Adam Hewett, founder of Brain.fm, visited The Garage last Thursday to help the audience use music to hack their brains. The service, he said, combines a selection of songs that will help someone achieve a desired goal, whether it be combating insomnia or anxiety, or just wanting to get work done.
According to Hewett, the service is based on the truth that all humans are born with an innate musical ability. In fact, infants are able to distinguish between 12 different forms of music, he said – something that not even the most advanced computers can do. Hewett cited a study in which subjects can pick out different instruments playing in a song, while a computer cannot.
“Music is so much more powerful than people realize,” he said.
Speaking to a group of people ranging from a software programmer to a curious Evanston citizen, Hewett said our understanding of music is unique because music has always been unique to our species.
“Humans are the only species that has both the ability to recognize tone intervals and rhythm,” Hewett said. “No other species has this.”
While no other animals can detect rhythm, it is so embedded in humans that it even affects the way we walk.
“Rhythmic interpretation is so fixed in humans that one would have to destroy the entire brain in order to get rid of rhythm,” Hewett said.
In that sense, tapping our feet to the beat is almost a human instinct. We are not reacting to the rhythm that we hear, he said, but rather predicting the next sound to come.
Successfully capturing the attention of the audience, Hewett went into depth about the effect music has on our brains. He used war as an example:
“There is a reason that armies march, there is a reason that we have battle songs and battle fury,” Hewett said. “Think about the French national anthem. I mean, that’s going to get you going. You get into a trance very easily with music.”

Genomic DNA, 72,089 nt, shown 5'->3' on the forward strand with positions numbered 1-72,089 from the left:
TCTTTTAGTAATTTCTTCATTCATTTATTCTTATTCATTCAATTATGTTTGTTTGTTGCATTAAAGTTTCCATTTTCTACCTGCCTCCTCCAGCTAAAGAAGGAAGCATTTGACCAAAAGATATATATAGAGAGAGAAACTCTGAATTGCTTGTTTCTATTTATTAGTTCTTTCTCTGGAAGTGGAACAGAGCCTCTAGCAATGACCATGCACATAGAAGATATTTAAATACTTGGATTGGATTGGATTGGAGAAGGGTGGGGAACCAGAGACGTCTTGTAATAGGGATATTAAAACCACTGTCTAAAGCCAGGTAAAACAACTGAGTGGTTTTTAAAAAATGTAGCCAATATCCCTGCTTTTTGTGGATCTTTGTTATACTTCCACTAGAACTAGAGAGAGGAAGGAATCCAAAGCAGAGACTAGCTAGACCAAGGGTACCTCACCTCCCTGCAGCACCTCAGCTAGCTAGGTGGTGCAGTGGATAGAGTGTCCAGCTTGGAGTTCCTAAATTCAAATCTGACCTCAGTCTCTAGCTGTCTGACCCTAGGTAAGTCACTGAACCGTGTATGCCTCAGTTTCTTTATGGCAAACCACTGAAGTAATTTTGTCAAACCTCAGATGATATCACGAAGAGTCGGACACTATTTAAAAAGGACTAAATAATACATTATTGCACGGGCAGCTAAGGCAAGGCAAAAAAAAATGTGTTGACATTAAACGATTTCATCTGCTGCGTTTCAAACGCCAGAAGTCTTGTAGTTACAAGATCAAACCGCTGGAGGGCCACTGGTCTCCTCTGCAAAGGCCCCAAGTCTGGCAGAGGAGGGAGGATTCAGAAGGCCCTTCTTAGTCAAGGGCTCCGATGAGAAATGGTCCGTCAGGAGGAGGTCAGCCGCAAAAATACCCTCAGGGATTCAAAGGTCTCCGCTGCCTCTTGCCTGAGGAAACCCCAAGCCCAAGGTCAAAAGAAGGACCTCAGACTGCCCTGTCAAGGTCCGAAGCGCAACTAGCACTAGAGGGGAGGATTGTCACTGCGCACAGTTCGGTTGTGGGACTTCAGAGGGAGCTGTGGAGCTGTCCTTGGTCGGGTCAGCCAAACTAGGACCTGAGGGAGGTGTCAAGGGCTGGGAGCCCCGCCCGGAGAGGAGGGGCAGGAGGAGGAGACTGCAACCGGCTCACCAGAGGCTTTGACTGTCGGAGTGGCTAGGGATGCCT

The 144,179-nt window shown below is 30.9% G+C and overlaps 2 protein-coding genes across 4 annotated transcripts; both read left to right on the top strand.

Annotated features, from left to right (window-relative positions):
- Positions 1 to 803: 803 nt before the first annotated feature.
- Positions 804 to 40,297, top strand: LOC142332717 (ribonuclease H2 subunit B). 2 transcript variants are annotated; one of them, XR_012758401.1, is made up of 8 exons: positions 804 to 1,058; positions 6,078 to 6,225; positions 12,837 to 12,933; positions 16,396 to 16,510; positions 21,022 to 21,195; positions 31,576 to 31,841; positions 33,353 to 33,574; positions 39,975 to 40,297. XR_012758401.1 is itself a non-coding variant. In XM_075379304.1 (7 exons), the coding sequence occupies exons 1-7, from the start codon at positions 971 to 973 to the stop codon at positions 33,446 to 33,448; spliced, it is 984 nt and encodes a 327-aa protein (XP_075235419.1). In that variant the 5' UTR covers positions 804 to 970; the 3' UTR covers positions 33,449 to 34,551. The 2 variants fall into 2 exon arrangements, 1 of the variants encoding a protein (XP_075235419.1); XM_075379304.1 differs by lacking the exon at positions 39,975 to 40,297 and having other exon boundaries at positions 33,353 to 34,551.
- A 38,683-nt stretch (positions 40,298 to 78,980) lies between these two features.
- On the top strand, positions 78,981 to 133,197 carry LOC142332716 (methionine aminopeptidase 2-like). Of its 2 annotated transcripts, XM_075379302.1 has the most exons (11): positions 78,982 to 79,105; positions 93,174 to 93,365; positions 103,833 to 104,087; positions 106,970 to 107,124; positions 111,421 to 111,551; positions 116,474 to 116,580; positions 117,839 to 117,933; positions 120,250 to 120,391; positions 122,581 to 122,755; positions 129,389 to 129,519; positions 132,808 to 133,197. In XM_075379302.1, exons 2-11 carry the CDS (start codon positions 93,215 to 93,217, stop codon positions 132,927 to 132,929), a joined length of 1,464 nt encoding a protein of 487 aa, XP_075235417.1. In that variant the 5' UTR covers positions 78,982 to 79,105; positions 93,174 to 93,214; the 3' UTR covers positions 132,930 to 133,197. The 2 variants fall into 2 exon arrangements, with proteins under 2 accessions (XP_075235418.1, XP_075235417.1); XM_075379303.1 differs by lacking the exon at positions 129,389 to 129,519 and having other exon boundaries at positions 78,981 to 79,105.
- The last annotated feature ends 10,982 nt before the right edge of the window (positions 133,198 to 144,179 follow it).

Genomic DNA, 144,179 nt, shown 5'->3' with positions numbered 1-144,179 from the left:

Hewett said that when people fall into such a trance they often have spiritual experiences while listening to Brain.fm. This is because the auditory cortex is near a small area of the brain that is responsible for temporal lobe epilepsy, which can cause us to smell, see or remember something that’s not actually there.
“This sometimes causes people to have an out of body experience,” Hewett said. “Sometimes they feel a presence in the room.”
Hewett said that because music is so effortless, humans don’t appreciate it or understand its full power. Brain.fm, however, studies the effect music has on the brain, and optimizes the brain’s response in order to maximize focus or induce sleep.
“Whenever an auditory event happens and interacts with the brain, there is an evoked response,” Hewett said, “and if you do those enough… it starts to resemble brain wave patterns already there.”
According to Hewett, if you listen to sound of a particular wavelength long enough, the brain will start to synchronize to it and adjust its phase to match that of the music you are listening to.
You can see this process take place with an EEG, a test that picks up the electrical activity of the brain, Hewett said. Electrodes placed on your head will detect small electrical signals and amplify them before sending it to a computer. Hewett uses this method on many subjects to see if their brain waves synch to those introduced through ear.
For what it’s worth, Brain.fm seems to work – this article was written listening to a 30-minute focus music session.